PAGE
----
I grew up over the hills from where Relapse was founded, and got into stuff like Cold World and Merzbow and tons of other early stuff like that, so I think that's kind of the tone on "Condescender." But I'm not sure I was going for any specific vibe on the song at the start, as I wrote lyrics for the track directly after I recorded it. The backbeat is from an analog drum machine into an extensive effects chain including a loop pedal, heavy duty compressor, octave, distortion... it was just kind of a broken, mechanical, spiraling rhythm that almost fits the song. And, yeah, brutal metalcore deathvox on everything. There are no collaborators on the Scathed album: I performed/recorded all vocals, guitars and bass, drums/percussion, keys/synth, theremin, didgeridoo, xylophone, harmonica, effects, and whatever else; and handled mixing, photos/layout, and everything else.

The anguished vocals are so buried that—perhaps more so than elsewhere—it almost creates the impression that you intend to conceal the message herein?

The lyrics are audibly obscured in Gridfailure, but not to hide the content or words. I've always thought about delivering vocals as another instrument rather than words, so to me, if the vocals sound cool, the content is secondary. Sometimes I freestyle verses while experimenting with pedals and that stuff makes it into the mix without having written down a word, so things become lost that way. I do put a lot of thought and time into some lyrics, though; and most of those lyrics end up having a lot of duality, parallel meaning, and attributes of a severely detached alternate personality. "Condescender" is just not poetic or artsy in content. It's about a condescending false prophet buried in my past. It's about denying falsehoods and decimating your enemies. But it's mostly just inflecting caustic hardcore vocals into post-thermonuclear vibes that I'm going for.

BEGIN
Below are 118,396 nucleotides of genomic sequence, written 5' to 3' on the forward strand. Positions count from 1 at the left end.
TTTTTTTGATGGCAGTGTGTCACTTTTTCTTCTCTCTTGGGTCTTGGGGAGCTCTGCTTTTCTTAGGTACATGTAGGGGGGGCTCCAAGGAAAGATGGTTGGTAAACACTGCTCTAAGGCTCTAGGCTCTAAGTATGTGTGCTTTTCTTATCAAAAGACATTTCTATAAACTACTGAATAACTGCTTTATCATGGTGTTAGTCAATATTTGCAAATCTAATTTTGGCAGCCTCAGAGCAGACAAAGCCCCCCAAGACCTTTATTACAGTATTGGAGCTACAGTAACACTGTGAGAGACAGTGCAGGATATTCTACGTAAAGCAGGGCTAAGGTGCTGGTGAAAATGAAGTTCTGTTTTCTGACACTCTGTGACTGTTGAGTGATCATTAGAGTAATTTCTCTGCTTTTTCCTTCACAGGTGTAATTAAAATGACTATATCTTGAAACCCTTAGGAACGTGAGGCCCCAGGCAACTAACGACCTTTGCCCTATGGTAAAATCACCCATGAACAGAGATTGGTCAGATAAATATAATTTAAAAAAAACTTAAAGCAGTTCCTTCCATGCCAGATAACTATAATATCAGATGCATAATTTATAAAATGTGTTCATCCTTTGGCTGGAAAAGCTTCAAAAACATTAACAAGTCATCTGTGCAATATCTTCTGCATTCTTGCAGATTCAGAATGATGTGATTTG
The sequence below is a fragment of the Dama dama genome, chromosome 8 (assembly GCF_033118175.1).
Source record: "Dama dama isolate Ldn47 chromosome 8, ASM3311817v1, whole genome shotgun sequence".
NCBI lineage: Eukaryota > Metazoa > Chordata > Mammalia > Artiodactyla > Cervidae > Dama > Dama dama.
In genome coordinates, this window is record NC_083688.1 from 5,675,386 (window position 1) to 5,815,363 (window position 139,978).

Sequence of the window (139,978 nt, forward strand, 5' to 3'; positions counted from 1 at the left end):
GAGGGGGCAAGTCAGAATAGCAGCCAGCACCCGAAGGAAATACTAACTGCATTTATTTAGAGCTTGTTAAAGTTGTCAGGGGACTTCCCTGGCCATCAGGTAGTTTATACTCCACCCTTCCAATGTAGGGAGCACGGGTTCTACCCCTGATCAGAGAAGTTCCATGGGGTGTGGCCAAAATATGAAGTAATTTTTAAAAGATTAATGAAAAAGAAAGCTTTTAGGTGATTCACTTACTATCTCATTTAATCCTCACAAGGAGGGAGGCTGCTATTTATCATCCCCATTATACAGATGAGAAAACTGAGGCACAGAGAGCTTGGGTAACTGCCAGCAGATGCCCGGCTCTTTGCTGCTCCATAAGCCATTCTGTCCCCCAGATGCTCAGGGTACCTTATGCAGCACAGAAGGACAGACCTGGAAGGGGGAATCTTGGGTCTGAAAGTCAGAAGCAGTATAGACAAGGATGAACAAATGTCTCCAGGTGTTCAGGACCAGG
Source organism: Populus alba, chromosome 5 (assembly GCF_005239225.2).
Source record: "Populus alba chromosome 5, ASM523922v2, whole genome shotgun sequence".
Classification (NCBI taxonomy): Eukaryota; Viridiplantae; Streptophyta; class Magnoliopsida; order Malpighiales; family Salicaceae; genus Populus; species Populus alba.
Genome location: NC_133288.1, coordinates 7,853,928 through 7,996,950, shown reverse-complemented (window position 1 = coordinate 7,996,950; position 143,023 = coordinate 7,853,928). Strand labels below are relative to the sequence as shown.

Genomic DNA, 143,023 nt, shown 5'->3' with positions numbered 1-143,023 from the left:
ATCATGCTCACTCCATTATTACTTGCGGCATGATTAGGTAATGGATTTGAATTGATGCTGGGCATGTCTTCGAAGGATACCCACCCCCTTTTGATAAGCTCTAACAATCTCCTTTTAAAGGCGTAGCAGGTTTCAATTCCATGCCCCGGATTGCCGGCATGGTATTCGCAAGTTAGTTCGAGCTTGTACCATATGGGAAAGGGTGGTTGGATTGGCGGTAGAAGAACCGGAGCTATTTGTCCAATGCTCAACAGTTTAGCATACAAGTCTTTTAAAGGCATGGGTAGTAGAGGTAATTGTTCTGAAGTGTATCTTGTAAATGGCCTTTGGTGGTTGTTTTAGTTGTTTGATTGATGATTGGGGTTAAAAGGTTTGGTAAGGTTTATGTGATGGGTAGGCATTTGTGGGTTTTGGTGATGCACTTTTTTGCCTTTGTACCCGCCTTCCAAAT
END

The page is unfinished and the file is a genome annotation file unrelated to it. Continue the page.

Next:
I've shared with you on multiple occasions just how impressed and blown away I am by Gridfailure's constant motivation and outpouring of material. Excluding compilations, I believe Scathed will be your seventh release within a year's time!? How the hell do you do it, and what do you have cooking for the near future?

I have an unreal amount of material kind of in limbo. I work from home, record at home, and as I have no bandmates to work around, I can work as much as my post-work duties allow; so I play, write, record, edit, or do something with the project every single day. I have formerly been in hardcore, punk, metal, etc. bands; but most of that was all back in the mid-'90s through Y2K and into the 9/11 era—outside of playing/recording with Theologian for a year from mid-2015 through mid-2016—so, I'm kind of making up for lost time now.

What I've released this year is not even half of what I have recorded and in the works over here. Teeth Collection is an album I've worked on for almost a year now and is 90% complete, Drought Stick is a double-disc album which is maybe 70% complete outside of vocals, I have several new collaborative projects ongoing, tons of ideas and skeletons of songs/albums, and much more in the works. I expect to release at least two to three additional albums, EPs, splits, or collaborations in the second half of 2017—on top of the three records and comp track I've released (or will have released) between March and early-June, when Scathed is out. I am filming more videos, making my own shirts, making new art, and plotting tons of other creations.

No bandmate drama. No time restraints due to other players. With Gridfailure, I'm just learning and playing anything I can. Most of it is just greased-up mistakes, experiments, and freeflow ideas that get shaped. I think of the project more like art class than band practice. We'll see how much this setup gets monkey-wrenched when I start playing out live in the coming months...


Scathed is now available for pre-order for a mere $5 through Darker Days Ahead.